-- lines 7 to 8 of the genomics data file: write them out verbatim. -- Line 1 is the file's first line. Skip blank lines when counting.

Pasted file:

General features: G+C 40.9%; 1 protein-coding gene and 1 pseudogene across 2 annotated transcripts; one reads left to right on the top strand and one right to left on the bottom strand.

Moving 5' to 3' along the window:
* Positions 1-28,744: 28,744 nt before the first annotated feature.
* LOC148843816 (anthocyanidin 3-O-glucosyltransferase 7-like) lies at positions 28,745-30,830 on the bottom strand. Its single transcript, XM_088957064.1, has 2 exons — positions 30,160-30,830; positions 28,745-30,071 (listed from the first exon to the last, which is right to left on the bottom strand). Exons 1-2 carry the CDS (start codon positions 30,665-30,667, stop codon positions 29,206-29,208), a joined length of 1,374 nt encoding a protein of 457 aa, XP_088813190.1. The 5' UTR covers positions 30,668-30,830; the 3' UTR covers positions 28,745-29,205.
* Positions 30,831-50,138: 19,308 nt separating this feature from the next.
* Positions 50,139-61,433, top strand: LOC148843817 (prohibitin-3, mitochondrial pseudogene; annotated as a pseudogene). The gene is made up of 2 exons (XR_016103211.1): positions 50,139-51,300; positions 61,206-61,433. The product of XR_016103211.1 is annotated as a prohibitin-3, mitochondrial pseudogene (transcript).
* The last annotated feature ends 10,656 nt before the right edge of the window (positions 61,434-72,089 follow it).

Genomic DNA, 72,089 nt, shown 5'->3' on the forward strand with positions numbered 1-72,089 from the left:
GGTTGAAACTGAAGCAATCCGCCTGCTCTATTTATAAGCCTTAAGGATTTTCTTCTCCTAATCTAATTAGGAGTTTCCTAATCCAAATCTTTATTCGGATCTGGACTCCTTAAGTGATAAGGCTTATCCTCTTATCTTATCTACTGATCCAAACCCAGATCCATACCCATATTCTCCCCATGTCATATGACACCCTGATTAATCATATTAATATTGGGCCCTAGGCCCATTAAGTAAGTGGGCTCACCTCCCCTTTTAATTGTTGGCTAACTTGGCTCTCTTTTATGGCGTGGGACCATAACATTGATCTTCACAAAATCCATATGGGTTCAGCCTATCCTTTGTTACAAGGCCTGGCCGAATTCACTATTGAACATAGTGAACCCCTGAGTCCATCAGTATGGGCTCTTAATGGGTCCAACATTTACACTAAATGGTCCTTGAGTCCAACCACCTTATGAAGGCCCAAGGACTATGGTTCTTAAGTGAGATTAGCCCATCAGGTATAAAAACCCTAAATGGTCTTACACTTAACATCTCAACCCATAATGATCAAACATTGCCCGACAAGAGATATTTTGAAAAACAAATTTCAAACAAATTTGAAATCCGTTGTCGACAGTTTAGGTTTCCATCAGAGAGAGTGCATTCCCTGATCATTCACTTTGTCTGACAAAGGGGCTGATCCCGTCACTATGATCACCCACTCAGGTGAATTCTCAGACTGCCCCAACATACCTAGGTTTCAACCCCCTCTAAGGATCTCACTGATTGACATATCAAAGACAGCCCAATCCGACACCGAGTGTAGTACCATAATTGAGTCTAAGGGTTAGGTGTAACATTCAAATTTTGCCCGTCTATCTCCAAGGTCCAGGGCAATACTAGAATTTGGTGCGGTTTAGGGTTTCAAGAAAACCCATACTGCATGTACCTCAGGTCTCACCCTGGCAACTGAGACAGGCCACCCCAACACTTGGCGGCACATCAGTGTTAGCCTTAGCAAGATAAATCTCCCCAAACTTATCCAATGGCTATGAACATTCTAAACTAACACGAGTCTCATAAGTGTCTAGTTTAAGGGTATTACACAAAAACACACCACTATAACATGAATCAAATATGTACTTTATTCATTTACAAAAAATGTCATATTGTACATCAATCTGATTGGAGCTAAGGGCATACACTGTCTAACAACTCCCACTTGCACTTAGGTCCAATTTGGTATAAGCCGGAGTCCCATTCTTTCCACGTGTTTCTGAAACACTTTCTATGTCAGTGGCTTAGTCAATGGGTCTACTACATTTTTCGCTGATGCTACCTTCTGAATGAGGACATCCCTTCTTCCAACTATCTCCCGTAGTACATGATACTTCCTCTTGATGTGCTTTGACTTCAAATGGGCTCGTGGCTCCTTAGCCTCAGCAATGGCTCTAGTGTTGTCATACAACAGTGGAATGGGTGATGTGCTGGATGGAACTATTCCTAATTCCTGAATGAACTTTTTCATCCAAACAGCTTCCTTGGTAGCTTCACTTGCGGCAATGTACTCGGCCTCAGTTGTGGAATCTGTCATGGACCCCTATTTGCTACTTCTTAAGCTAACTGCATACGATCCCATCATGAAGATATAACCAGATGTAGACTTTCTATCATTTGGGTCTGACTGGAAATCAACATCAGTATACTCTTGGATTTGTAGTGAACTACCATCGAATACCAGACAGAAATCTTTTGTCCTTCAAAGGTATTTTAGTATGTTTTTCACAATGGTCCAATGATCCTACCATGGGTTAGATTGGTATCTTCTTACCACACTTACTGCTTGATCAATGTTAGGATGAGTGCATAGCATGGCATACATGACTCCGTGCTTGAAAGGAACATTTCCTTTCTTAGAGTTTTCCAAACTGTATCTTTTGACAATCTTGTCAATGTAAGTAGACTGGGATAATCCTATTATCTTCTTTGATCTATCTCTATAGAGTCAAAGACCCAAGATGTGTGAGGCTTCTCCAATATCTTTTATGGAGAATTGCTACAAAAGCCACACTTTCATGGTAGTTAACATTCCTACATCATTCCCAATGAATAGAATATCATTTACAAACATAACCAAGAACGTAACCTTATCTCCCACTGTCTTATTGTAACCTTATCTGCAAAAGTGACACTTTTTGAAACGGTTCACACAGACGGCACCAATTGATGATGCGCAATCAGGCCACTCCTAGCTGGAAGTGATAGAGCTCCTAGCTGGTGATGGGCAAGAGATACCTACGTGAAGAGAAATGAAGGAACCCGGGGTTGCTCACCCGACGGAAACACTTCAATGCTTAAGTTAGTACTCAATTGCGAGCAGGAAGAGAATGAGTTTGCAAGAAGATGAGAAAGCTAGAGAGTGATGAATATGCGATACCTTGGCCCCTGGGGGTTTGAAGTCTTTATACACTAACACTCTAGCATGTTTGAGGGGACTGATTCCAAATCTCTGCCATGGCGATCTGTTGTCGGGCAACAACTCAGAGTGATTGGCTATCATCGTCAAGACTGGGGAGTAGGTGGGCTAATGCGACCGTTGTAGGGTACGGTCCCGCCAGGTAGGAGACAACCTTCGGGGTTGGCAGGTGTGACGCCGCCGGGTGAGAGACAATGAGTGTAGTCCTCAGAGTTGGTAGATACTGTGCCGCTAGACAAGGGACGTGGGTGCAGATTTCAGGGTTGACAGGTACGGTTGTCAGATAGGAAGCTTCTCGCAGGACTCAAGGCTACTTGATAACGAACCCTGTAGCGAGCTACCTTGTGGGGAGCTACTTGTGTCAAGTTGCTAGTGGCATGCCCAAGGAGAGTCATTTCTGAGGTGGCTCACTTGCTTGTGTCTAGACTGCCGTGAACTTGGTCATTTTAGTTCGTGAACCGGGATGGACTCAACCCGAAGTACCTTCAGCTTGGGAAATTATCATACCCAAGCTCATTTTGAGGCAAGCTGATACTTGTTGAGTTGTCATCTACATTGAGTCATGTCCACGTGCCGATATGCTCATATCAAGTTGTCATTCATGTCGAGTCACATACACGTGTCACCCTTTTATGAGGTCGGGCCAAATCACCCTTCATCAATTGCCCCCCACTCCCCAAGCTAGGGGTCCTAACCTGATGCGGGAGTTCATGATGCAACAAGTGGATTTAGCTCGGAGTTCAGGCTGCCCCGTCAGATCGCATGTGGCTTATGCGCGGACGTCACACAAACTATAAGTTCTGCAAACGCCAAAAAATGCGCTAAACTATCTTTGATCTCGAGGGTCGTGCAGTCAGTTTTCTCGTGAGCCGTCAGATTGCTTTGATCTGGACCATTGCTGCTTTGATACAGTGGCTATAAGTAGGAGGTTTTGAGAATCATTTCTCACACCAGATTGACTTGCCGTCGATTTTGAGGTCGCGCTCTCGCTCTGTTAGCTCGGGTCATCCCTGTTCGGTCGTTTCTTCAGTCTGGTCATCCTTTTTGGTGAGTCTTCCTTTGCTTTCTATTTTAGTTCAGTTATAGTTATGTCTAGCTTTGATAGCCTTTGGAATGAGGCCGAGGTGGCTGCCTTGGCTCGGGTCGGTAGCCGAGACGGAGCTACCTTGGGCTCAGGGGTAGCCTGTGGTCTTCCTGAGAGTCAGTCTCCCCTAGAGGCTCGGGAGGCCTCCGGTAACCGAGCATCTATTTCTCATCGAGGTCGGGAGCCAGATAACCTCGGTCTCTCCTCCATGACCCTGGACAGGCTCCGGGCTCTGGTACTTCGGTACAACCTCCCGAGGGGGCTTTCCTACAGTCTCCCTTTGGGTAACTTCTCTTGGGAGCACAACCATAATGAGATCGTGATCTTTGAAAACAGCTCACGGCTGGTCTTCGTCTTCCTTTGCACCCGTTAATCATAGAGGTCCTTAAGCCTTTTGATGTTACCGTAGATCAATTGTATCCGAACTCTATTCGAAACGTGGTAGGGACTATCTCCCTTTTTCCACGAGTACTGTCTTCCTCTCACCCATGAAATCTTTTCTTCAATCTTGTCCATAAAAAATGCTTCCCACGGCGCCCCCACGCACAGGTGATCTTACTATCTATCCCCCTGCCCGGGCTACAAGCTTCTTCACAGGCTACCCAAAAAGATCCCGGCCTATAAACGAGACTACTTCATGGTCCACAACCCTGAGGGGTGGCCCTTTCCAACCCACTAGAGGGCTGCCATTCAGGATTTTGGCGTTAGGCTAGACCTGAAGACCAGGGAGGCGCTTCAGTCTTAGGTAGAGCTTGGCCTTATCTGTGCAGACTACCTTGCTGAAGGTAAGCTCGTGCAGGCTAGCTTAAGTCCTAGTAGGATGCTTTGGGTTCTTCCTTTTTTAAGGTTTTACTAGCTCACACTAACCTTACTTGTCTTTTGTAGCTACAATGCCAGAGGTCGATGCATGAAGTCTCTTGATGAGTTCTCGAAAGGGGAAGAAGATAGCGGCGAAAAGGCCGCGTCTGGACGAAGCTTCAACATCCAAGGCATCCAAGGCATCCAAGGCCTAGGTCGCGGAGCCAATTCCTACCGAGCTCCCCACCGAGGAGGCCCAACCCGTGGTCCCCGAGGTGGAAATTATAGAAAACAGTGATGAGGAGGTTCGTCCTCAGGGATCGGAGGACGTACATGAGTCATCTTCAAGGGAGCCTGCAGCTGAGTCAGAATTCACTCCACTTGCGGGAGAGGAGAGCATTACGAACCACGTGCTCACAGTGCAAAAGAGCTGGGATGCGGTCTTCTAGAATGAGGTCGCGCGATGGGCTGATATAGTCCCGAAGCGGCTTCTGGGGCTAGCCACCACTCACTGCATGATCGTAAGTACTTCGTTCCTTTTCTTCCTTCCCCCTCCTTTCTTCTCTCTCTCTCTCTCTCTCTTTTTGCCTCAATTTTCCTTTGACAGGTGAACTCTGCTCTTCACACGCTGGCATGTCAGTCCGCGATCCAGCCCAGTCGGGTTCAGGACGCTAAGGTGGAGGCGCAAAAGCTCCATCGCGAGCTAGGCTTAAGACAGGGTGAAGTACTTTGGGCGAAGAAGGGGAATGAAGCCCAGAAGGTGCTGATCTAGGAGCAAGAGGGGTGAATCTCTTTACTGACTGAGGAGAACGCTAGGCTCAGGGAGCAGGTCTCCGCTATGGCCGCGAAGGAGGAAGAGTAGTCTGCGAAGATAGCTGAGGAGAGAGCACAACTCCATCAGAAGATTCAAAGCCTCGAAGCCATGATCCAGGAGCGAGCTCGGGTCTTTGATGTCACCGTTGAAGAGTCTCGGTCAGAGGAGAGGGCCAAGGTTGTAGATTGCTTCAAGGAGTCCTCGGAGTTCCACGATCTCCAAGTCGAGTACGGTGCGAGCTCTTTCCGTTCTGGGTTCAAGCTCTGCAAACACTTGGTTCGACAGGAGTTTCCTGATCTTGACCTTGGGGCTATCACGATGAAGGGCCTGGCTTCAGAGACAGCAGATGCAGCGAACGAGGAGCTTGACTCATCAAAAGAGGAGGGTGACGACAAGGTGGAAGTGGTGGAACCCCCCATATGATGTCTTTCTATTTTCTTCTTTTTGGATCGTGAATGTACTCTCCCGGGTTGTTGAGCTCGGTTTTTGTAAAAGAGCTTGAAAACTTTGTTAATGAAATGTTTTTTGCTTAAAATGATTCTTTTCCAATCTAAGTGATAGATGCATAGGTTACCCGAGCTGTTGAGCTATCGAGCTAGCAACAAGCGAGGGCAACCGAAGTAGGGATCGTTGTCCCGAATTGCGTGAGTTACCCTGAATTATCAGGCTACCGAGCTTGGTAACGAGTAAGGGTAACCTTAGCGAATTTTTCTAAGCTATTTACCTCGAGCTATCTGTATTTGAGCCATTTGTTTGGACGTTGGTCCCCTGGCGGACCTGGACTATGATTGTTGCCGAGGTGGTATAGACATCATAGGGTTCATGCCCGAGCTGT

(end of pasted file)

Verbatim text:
* The last annotated feature ends 10,656 nt before the right edge of the window (positions 61,434-72,089 follow it).

Genomic DNA, 72,089 nt, shown 5'->3' on the forward strand with positions numbered 1-72,089 from the left: